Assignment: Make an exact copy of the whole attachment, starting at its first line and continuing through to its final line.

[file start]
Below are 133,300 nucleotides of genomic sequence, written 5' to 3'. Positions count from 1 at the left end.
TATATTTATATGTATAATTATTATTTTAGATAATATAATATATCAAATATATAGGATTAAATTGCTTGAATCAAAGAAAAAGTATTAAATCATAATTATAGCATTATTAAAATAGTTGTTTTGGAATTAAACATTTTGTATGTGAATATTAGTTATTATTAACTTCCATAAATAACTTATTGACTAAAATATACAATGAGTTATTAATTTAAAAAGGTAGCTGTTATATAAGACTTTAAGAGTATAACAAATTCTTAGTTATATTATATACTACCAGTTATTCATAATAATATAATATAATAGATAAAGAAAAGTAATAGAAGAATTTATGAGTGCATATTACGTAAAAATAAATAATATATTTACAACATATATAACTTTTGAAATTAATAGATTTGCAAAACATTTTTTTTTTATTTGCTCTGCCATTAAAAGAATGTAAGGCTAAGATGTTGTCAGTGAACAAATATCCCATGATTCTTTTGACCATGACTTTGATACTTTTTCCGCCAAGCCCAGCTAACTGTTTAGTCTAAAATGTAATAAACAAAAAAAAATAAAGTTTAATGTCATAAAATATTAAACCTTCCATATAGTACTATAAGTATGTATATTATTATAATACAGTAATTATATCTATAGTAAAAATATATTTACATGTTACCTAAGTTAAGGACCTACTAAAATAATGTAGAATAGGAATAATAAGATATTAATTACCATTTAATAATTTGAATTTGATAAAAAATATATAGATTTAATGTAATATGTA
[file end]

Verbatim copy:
Below are 133,300 nucleotides of genomic sequence, written 5' to 3'. Positions count from 1 at the left end.
TATATTTATATGTATAATTATTATTTTAGATAATATAATATATCAAATATATAGGATTAAATTGCTTGAATCAAAGAAAAAGTATTAAATCATAATTATAGCATTATTAAAATAGTTGTTTTGGAATTAAACATTTTGTATGTGAATATTAGTTATTATTAACTTCCATAAATAACTTATTGACTAAAATATACAATGAGTTATTAATTTAAAAAGGTAGCTGTTATATAAGACTTTAAGAGTATAACAAATTCTTAGTTATATTATATACTACCAGTTATTCATAATAATATAATATAATAGATAAAGAAAAGTAATAGAAGAATTTATGAGTGCATATTACGTAAAAATAAATAATATATTTACAACATATATAACTTTTGAAATTAATAGATTTGCAAAACATTTTTTTTTTATTTGCTCTGCCATTAAAAGAATGTAAGGCTAAGATGTTGTCAGTGAACAAATATCCCATGATTCTTTTGACCATGACTTTGATACTTTTTCCGCCAAGCCCAGCTAACTGTTTAGTCTAAAATGTAATAAACAAAAAAAAATAAAGTTTAATGTCATAAAATATTAAACCTTCCATATAGTACTATAAGTATGTATATTATTATAATACAGTAATTATATCTATAGTAAAAATATATTTACATGTTACCTAAGTTAAGGACCTACTAAAATAATGTAGAATAGGAATAATAAGATATTAATTACCATTTAATAATTTGAATTTGATAAAAAATATATAGATTTAATGTAATATGTA